Wednesday, 4 June 2014

We Don't Always Know.

I don't refer to her as my oldest friend. There comes a point in a girl's life (some time after she has reluctantly accepted that she's not a girl any longer) when such descriptions are less than kind. She is instead my friend of longest standing.

We met on our second day at senior school when we literally bumped into each other in the dinner queue. The reason we bumped into each other was that we both had our noses in a book instead of looking where we were going. In the moment of discovery that we were both reading a Captain W E Johns' Biggles Book, was our friendship formed; a friendship still strong after – well, perhaps I had better not say after how many years.

She was the first person to know I was bi-polar. I only wish she'd thought to tell me at the time.

It was only when we watched the Stephen Fry documentary together more than thirty years later that she realised that I still didn't know.

Of course, it wasn't called bi-polar back when we were at school.

"I knew you were a manic depressive when you were thirteen." She said (shockingly). My mouth open, I just stared at her. "Yes" she said, "I read Spike Milligan's autobiography and thought "Ah, now that explains Mary.""

So my best friend has always known, has always accepted it and has just given me all the space I needed to be both the life and soul of the party and to withdraw totally for weeks or months at a time. It has never affected our friendship in the smallest degree.

Now that we both know a lot more about the condition, she's also invaluable for telling me when I'm going down and need to make an appointment to see the doctor. Because I don't always know.

It's not just my lovely friend (of longest standing) who assists me in managing things. I have a couple of book club friends who keep an eye on me, my husband always knows better than I do what's happening and gradually a few of my business networking friends are becoming close enough to know.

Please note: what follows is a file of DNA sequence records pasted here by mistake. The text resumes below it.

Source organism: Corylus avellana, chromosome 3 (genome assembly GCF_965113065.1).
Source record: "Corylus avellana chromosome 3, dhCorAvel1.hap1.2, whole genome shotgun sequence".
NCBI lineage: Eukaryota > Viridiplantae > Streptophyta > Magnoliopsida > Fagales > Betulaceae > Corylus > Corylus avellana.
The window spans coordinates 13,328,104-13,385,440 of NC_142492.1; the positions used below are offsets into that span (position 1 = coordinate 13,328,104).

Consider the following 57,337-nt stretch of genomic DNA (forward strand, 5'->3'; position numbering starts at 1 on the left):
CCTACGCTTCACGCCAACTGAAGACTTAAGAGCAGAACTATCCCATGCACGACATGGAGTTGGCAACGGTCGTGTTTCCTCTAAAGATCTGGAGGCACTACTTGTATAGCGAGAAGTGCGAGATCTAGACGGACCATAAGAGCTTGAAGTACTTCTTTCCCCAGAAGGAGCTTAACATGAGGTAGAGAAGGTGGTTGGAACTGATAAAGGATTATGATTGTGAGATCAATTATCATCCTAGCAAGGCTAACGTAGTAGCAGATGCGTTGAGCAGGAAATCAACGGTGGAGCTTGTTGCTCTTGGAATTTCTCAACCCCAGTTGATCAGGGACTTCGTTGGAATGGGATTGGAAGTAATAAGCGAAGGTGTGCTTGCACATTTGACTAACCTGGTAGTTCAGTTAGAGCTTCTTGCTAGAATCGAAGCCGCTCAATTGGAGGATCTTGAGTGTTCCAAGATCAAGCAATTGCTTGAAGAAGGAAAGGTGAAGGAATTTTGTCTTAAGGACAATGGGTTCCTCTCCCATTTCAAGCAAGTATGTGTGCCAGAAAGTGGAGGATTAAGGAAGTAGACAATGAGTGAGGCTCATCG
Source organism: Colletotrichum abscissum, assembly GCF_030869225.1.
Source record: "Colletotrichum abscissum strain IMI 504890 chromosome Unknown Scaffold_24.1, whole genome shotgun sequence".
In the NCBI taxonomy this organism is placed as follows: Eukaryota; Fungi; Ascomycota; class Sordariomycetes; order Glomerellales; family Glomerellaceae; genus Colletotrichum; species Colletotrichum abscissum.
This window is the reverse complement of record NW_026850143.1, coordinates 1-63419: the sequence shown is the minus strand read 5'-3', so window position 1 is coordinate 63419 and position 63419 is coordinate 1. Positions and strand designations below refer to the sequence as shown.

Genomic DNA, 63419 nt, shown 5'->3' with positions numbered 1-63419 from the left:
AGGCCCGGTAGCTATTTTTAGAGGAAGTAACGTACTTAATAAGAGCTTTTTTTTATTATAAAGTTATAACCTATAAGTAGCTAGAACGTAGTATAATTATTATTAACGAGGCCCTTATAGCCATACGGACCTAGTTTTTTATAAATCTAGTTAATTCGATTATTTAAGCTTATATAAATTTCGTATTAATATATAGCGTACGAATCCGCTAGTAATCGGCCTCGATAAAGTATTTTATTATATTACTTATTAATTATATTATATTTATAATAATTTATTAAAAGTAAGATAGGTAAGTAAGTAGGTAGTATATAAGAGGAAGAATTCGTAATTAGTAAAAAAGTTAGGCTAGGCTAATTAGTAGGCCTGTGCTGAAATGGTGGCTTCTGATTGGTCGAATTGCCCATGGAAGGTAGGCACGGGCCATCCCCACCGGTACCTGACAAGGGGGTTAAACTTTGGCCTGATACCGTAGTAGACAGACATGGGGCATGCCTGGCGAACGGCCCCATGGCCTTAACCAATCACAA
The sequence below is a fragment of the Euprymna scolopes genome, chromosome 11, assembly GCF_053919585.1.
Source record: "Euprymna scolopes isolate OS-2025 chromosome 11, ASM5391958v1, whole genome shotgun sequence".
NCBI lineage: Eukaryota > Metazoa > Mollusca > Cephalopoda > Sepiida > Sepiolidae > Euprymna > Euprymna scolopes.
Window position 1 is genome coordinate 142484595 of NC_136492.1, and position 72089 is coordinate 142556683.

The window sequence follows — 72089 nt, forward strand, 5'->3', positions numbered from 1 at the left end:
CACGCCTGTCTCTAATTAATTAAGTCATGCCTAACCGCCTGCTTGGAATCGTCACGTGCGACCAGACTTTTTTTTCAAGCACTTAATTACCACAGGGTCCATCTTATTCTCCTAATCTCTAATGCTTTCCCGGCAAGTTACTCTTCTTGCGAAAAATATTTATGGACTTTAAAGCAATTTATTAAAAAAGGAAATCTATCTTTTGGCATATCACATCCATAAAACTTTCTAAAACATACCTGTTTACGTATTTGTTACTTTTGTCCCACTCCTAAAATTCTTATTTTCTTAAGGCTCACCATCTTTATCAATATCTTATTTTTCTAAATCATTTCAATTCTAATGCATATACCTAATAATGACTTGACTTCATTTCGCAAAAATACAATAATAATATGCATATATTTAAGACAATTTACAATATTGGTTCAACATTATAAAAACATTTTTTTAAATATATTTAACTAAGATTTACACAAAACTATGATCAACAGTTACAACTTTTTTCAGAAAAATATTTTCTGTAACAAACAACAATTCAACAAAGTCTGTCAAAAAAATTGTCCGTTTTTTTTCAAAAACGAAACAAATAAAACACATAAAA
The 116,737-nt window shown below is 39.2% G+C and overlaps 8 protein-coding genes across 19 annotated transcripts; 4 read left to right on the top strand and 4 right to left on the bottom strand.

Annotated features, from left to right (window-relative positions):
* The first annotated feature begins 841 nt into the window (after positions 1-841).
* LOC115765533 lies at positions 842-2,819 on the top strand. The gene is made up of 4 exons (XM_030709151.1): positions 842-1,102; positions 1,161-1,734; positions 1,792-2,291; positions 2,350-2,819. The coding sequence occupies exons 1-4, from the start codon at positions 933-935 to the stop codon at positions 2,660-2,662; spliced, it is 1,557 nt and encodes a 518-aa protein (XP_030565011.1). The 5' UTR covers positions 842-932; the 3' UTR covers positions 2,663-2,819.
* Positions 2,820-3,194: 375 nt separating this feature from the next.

No – I have no idea how they know. They just say they can see it in my face.

These days, Moodscope is invaluable. I look at the pattern over the last three months, with all the yellow dots for the comments and can see the point at which I said "Oops – better start the fluoxetine again". I can fool myself into thinking I'm better, but then I play those cards and know better. Still down: still need to take it easy. Grrr.

So when we say of someone "They know me better than I know myself" – yes, we're probably right. It's not just mother knows best; it's our friends and family probably know best. But we do need to trust them. They're right. We know they're right. Blast it!


Mary
A Moodscope member.

7 comments:

  1. Wow, Mary, you are blessed.
    Aside from a beautiful story of friendship, you have friends with benefits!
    What a wonderfully 'spooky' way to begin a life-long connection.
    Love it.

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  2. You're a gem Mary ( you make me smile so much ... )

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  3. The reference to the Spike Milligan biography was a clue - I've read a lot about how his moods would vary wildly, and I have this to a degree. David Walliams' autobiography 'Camp David' has a lot about how down he was at university (the Beatles' Good Night became a soundtrack to a suicide attempt) and even when Little Britain became a success he was still having these massive downs.

    It doesn't say how he came to fall out with Matt Lucas, but I got the feeling that Walliams was very dedicated (like Milligan) to script writing and Lucas just breezed in way after the allotted time to help.

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  4. I wish people could read me like that. I have a good defence face!! It always surprises people close to me when l have an episode. They tell me l was ok! Well, actually, l wasn't, and l don't know how to tell you!!!!

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    1. Some years ago, an ex-girlfriend and I spotted Mark E. Smith having a quiet pint alone in a Brixton pub. Now, swimmer. He had a defense shield around him, not just a face. Singers like Nick Drake lost their battle. We will carry on and tell our stories. Why? Because we are the music makers and we are the dreamers of dreams. Love, Rich x

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  5. A blast from the past! A Biggles-reading coeval! Thank you, Mary, as ever for sharing your insights into bipolar. You continue to teach me much, including self-acceptance. Your recent post on depression and faith was timely and also much appreciated. Wishing you well. One of your big fans.

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  6. Ah, thank you and bless you!

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